Celebrating Milestones

Today is my 365th straight day of blogging. A whole year’s worth of posts! That is certainly a milestone worth celebrating.

Tomorrow marks 100 days until the end of the year, another milestone worth celebrating. That is the day I make resolutions, if I need to make any. New Year’s resolutions are complicated because a year is so very long, especially this year. I can do 100 days. Maybe not easily, but it is possible. So, my resolutions are the same ones I always make — to blog each of those days, to try to lose a few pounds, to exercise more. And I’m sure I’ll continue my tarot studies, one card at a time.

Thursday, the final of these three milestones, will be my bloggiversary — the thirteenth anniversary of when I started this blog. That first blog post was a short one. It said simply:

Am I an aspiring writer? I have written 4 books, rewritten them, and will continue rewriting them until they are perfected.

No. I am not an aspiring writer. I am aspiring to be a published writer.

And that is what I became — a published writer. Soon, maybe even by the end of this year or the beginning of next year, my ninth book will be published. This particular work of fiction will be a real departure for me, not suspense (except to the extent that all novels are suspenseful), not a book about grief. Maybe it could be considered an allegory, maybe fantasy, maybe a lot of things. But always a Pat Bertram story.

It was a hard book to write because it was the last one Jeff brainstormed with me, and he died before it could be finished. It sat for years with only an occasional word being added because it was simply too painful to write. Every time I looked at the manuscript I was reminded he was gone.

But I did finish the book. And it will be published.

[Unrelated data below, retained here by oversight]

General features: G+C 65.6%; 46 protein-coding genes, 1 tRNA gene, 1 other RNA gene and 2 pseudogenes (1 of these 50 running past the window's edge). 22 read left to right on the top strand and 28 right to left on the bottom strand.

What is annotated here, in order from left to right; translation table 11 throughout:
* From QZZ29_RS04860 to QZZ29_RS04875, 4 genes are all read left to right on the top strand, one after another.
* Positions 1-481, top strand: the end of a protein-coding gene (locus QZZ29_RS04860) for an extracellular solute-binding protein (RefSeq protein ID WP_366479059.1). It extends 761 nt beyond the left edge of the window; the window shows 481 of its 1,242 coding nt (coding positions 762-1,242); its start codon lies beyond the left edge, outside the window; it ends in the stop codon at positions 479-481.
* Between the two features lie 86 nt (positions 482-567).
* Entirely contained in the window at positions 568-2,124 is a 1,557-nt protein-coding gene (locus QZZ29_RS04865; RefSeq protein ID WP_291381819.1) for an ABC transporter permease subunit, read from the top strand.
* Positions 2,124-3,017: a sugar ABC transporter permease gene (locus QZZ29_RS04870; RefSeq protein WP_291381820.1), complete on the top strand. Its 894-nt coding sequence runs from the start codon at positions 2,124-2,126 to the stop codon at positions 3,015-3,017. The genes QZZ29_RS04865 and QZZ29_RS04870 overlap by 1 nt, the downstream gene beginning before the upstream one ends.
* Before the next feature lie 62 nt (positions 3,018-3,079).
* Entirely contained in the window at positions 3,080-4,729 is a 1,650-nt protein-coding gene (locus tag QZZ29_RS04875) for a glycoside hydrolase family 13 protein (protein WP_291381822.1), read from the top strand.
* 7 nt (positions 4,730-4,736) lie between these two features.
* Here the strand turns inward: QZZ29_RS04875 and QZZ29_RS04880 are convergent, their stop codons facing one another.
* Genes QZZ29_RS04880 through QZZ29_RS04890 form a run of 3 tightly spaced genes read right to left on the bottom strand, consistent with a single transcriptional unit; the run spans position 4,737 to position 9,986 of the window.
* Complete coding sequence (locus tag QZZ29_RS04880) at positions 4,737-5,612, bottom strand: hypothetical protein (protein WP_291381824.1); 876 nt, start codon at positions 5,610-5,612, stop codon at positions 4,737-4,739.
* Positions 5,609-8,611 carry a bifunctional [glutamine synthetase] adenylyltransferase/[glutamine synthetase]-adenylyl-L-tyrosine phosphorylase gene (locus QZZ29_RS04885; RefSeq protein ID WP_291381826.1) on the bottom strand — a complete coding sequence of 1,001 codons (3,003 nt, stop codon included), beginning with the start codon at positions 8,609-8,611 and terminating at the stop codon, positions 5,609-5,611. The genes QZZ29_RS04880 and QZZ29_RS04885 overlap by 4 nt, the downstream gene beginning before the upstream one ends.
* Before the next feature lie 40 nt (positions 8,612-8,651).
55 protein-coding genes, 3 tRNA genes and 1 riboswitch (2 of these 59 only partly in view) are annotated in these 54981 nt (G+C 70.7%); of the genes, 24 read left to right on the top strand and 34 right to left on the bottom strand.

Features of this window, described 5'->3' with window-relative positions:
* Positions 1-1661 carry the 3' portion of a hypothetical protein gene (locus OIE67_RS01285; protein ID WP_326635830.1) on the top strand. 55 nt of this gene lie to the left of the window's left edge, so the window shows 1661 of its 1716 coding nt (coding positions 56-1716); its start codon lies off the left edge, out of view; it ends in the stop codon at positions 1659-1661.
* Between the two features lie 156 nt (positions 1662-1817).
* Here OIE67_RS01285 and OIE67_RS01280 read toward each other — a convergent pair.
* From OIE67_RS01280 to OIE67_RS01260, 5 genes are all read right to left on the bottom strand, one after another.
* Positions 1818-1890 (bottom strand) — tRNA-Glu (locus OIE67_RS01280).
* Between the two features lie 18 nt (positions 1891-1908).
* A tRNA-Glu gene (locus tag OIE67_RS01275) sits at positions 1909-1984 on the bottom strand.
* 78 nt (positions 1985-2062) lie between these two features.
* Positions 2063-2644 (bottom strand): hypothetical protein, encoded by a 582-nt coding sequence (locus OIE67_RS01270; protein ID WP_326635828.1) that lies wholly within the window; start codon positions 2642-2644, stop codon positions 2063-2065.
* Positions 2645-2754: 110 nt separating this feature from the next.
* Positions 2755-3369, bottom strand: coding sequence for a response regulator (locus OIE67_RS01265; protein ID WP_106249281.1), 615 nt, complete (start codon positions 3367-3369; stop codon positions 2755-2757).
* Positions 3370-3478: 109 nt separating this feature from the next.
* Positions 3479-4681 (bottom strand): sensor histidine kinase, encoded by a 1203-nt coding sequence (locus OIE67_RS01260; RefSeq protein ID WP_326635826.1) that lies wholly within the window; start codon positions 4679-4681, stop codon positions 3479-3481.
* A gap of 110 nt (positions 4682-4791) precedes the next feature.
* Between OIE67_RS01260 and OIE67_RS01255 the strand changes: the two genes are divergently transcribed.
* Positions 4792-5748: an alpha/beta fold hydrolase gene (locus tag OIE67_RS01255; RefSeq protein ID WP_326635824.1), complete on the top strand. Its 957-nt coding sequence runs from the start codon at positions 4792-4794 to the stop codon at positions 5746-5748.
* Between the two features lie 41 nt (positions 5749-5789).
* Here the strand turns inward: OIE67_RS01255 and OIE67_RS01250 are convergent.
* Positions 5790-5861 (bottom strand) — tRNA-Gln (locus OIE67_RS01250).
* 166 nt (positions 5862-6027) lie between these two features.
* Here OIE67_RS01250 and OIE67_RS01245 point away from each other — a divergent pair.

Although I haven’t been interested in writing (except this blog, of course), the first paragraph of a sequel to this special book recently popped into my head. And the novel does demand a sequel. With two children being born, one named Adam and one Eve, the book cries out for a second installment to the story.

Oops. Maybe I gave too much away with those names. Since there are religious overtones, I worried people would think it sacrilegious considering my — at times — irreverent outlook, so I had some of my religious friends read it, and they assured me it’s fine. As one reader emailed me, “As to your question about offending Christian readers, any Christian reader who gets beyond the title (which is perfect — enticing, with just the right level of warning, like one of those TVMALV ratings) will most likely delight in spotting Biblical echoes, enjoy the broken-creation and God/god themes, and eagerly wonder how on earth you’re going to end it. Your final scene is a perfect surprise — a beautifully apt and satisfying end to the tale, which really doesn’t need to fit any religious conviction; it creates and completes its own convincing artifice. I love it!

I can hardly wait for you to be able to read the book. And no, I won’t mention the title just yet — it will tell too much about the story, and I don’t want to give anyone else the idea for a story of their own before the book is safely in print.

The book was never supposed to have any religious overtones or undertones. The theme is actually more of a political one, eternally apropos, and never more so than today: How much freedom we are willing to give up for safety, how much safety we are willing to give up for freedom, and in the end, since freedom tends to be an illusion, it’s about embracing responsibility.

I got off the track of milestones for a bit there, but chalk it up to enthusiasm for my new book.

I have much to be grateful for this first day of autumn, which, come to think of it, is another milestone to celebrate. We made it through this endless summer and are now heading for more glorious days.

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Pat Bertram is the author of Grief: The Inside Story – A Guide to Surviving the Loss of a Loved One. “Grief: The Inside Story is perfect and that is not hyperbole! It is exactly what folk who are grieving need to read.” –Leesa Healy, RN, GDAS GDAT, Emotional/Mental Health Therapist & Educator